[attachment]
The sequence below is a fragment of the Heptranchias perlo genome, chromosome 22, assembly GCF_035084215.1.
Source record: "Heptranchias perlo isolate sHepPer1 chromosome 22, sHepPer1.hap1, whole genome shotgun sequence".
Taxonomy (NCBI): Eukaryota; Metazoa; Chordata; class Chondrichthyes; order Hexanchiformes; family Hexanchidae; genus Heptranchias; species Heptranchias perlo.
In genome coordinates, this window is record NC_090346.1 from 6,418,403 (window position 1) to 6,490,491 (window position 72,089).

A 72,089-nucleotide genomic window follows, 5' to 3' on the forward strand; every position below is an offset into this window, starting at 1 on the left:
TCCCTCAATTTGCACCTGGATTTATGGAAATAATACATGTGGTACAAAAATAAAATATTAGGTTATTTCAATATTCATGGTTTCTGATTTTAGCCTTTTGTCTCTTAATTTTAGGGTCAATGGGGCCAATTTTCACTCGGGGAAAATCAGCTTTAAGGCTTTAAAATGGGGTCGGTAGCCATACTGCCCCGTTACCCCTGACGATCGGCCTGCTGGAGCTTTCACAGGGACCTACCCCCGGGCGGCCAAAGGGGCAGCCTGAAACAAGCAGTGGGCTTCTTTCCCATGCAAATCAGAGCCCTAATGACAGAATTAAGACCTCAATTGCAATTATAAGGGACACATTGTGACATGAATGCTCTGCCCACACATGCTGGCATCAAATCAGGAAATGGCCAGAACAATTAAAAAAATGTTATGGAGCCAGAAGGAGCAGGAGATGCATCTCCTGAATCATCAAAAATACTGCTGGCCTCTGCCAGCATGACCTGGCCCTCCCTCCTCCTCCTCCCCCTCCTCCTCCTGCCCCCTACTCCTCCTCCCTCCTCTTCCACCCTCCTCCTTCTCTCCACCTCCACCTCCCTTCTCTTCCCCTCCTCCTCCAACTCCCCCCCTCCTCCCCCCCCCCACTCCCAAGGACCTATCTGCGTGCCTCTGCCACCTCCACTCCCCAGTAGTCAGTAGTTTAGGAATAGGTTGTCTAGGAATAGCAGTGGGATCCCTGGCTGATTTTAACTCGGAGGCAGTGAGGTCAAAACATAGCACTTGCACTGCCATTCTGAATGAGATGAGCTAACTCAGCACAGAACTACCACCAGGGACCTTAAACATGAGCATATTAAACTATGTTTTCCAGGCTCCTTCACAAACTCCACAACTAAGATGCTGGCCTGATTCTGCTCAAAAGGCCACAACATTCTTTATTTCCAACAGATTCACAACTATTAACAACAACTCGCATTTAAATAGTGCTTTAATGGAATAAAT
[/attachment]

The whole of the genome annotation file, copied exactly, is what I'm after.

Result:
The sequence below is a fragment of the Heptranchias perlo genome, chromosome 22, assembly GCF_035084215.1.
Source record: "Heptranchias perlo isolate sHepPer1 chromosome 22, sHepPer1.hap1, whole genome shotgun sequence".
Taxonomy (NCBI): Eukaryota; Metazoa; Chordata; class Chondrichthyes; order Hexanchiformes; family Hexanchidae; genus Heptranchias; species Heptranchias perlo.
In genome coordinates, this window is record NC_090346.1 from 6,418,403 (window position 1) to 6,490,491 (window position 72,089).

A 72,089-nucleotide genomic window follows, 5' to 3' on the forward strand; every position below is an offset into this window, starting at 1 on the left:
TCCCTCAATTTGCACCTGGATTTATGGAAATAATACATGTGGTACAAAAATAAAATATTAGGTTATTTCAATATTCATGGTTTCTGATTTTAGCCTTTTGTCTCTTAATTTTAGGGTCAATGGGGCCAATTTTCACTCGGGGAAAATCAGCTTTAAGGCTTTAAAATGGGGTCGGTAGCCATACTGCCCCGTTACCCCTGACGATCGGCCTGCTGGAGCTTTCACAGGGACCTACCCCCGGGCGGCCAAAGGGGCAGCCTGAAACAAGCAGTGGGCTTCTTTCCCATGCAAATCAGAGCCCTAATGACAGAATTAAGACCTCAATTGCAATTATAAGGGACACATTGTGACATGAATGCTCTGCCCACACATGCTGGCATCAAATCAGGAAATGGCCAGAACAATTAAAAAAATGTTATGGAGCCAGAAGGAGCAGGAGATGCATCTCCTGAATCATCAAAAATACTGCTGGCCTCTGCCAGCATGACCTGGCCCTCCCTCCTCCTCCTCCCCCTCCTCCTCCTGCCCCCTACTCCTCCTCCCTCCTCTTCCACCCTCCTCCTTCTCTCCACCTCCACCTCCCTTCTCTTCCCCTCCTCCTCCAACTCCCCCCCTCCTCCCCCCCCCCACTCCCAAGGACCTATCTGCGTGCCTCTGCCACCTCCACTCCCCAGTAGTCAGTAGTTTAGGAATAGGTTGTCTAGGAATAGCAGTGGGATCCCTGGCTGATTTTAACTCGGAGGCAGTGAGGTCAAAACATAGCACTTGCACTGCCATTCTGAATGAGATGAGCTAACTCAGCACAGAACTACCACCAGGGACCTTAAACATGAGCATATTAAACTATGTTTTCCAGGCTCCTTCACAAACTCCACAACTAAGATGCTGGCCTGATTCTGCTCAAAAGGCCACAACATTCTTTATTTCCAACAGATTCACAACTATTAACAACAACTCGCATTTAAATAGTGCTTTAATGGAATAAAT